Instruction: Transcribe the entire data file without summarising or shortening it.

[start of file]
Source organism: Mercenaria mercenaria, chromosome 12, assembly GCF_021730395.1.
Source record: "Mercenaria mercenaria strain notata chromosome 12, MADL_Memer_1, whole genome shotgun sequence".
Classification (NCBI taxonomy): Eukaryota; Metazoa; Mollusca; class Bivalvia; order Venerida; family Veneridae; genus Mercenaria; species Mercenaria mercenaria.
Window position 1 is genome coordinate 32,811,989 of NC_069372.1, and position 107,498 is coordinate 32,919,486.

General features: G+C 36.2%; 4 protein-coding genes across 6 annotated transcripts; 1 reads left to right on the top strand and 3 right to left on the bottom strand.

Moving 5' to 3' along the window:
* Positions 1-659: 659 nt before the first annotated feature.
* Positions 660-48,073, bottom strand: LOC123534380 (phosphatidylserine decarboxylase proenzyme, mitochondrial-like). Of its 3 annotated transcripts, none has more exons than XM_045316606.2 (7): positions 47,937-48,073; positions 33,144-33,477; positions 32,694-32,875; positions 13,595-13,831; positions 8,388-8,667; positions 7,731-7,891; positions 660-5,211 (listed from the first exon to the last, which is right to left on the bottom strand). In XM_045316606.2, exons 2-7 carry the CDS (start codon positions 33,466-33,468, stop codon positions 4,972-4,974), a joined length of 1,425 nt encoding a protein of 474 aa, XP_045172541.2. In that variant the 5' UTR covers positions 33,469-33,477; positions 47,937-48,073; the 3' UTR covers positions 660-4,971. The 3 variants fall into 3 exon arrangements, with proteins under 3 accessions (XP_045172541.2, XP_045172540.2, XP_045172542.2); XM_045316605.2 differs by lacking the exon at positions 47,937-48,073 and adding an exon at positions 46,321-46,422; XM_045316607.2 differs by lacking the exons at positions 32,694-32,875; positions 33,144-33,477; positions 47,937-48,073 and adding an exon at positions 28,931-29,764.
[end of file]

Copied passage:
Source organism: Mercenaria mercenaria, chromosome 12, assembly GCF_021730395.1.
Source record: "Mercenaria mercenaria strain notata chromosome 12, MADL_Memer_1, whole genome shotgun sequence".
Classification (NCBI taxonomy): Eukaryota; Metazoa; Mollusca; class Bivalvia; order Venerida; family Veneridae; genus Mercenaria; species Mercenaria mercenaria.
Window position 1 is genome coordinate 32,811,989 of NC_069372.1, and position 107,498 is coordinate 32,919,486.

General features: G+C 36.2%; 4 protein-coding genes across 6 annotated transcripts; 1 reads left to right on the top strand and 3 right to left on the bottom strand.

Moving 5' to 3' along the window:
* Positions 1-659: 659 nt before the first annotated feature.
* Positions 660-48,073, bottom strand: LOC123534380 (phosphatidylserine decarboxylase proenzyme, mitochondrial-like). Of its 3 annotated transcripts, none has more exons than XM_045316606.2 (7): positions 47,937-48,073; positions 33,144-33,477; positions 32,694-32,875; positions 13,595-13,831; positions 8,388-8,667; positions 7,731-7,891; positions 660-5,211 (listed from the first exon to the last, which is right to left on the bottom strand). In XM_045316606.2, exons 2-7 carry the CDS (start codon positions 33,466-33,468, stop codon positions 4,972-4,974), a joined length of 1,425 nt encoding a protein of 474 aa, XP_045172541.2. In that variant the 5' UTR covers positions 33,469-33,477; positions 47,937-48,073; the 3' UTR covers positions 660-4,971. The 3 variants fall into 3 exon arrangements, with proteins under 3 accessions (XP_045172541.2, XP_045172540.2, XP_045172542.2); XM_045316605.2 differs by lacking the exon at positions 47,937-48,073 and adding an exon at positions 46,321-46,422; XM_045316607.2 differs by lacking the exons at positions 32,694-32,875; positions 33,144-33,477; positions 47,937-48,073 and adding an exon at positions 28,931-29,764.